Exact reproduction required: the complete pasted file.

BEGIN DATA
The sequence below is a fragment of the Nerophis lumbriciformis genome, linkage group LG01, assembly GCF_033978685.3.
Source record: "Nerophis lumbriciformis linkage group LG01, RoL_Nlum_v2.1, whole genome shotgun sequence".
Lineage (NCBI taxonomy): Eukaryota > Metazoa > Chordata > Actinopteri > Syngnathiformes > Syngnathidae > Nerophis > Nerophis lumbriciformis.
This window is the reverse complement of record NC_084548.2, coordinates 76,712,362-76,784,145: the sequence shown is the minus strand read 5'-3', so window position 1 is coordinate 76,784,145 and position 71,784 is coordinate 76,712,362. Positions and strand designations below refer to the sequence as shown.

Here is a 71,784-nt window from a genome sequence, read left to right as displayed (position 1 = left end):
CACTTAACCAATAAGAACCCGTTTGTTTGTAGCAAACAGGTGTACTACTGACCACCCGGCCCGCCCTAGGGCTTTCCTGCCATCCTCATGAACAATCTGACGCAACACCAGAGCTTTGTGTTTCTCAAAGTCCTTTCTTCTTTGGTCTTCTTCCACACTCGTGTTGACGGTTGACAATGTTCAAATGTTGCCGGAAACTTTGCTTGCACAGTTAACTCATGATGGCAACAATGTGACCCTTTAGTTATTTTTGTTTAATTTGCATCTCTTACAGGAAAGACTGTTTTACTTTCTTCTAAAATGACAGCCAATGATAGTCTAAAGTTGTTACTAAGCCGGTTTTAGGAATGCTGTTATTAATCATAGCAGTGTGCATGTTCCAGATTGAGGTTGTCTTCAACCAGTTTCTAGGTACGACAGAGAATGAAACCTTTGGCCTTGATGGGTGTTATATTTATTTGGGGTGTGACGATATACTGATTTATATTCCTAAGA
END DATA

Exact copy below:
The sequence below is a fragment of the Nerophis lumbriciformis genome, linkage group LG01, assembly GCF_033978685.3.
Source record: "Nerophis lumbriciformis linkage group LG01, RoL_Nlum_v2.1, whole genome shotgun sequence".
Lineage (NCBI taxonomy): Eukaryota > Metazoa > Chordata > Actinopteri > Syngnathiformes > Syngnathidae > Nerophis > Nerophis lumbriciformis.
This window is the reverse complement of record NC_084548.2, coordinates 76,712,362-76,784,145: the sequence shown is the minus strand read 5'-3', so window position 1 is coordinate 76,784,145 and position 71,784 is coordinate 76,712,362. Positions and strand designations below refer to the sequence as shown.

Here is a 71,784-nt window from a genome sequence, read left to right as displayed (position 1 = left end):
CACTTAACCAATAAGAACCCGTTTGTTTGTAGCAAACAGGTGTACTACTGACCACCCGGCCCGCCCTAGGGCTTTCCTGCCATCCTCATGAACAATCTGACGCAACACCAGAGCTTTGTGTTTCTCAAAGTCCTTTCTTCTTTGGTCTTCTTCCACACTCGTGTTGACGGTTGACAATGTTCAAATGTTGCCGGAAACTTTGCTTGCACAGTTAACTCATGATGGCAACAATGTGACCCTTTAGTTATTTTTGTTTAATTTGCATCTCTTACAGGAAAGACTGTTTTACTTTCTTCTAAAATGACAGCCAATGATAGTCTAAAGTTGTTACTAAGCCGGTTTTAGGAATGCTGTTATTAATCATAGCAGTGTGCATGTTCCAGATTGAGGTTGTCTTCAACCAGTTTCTAGGTACGACAGAGAATGAAACCTTTGGCCTTGATGGGTGTTATATTTATTTGGGGTGTGACGATATACTGATTTATATTCCTAAGA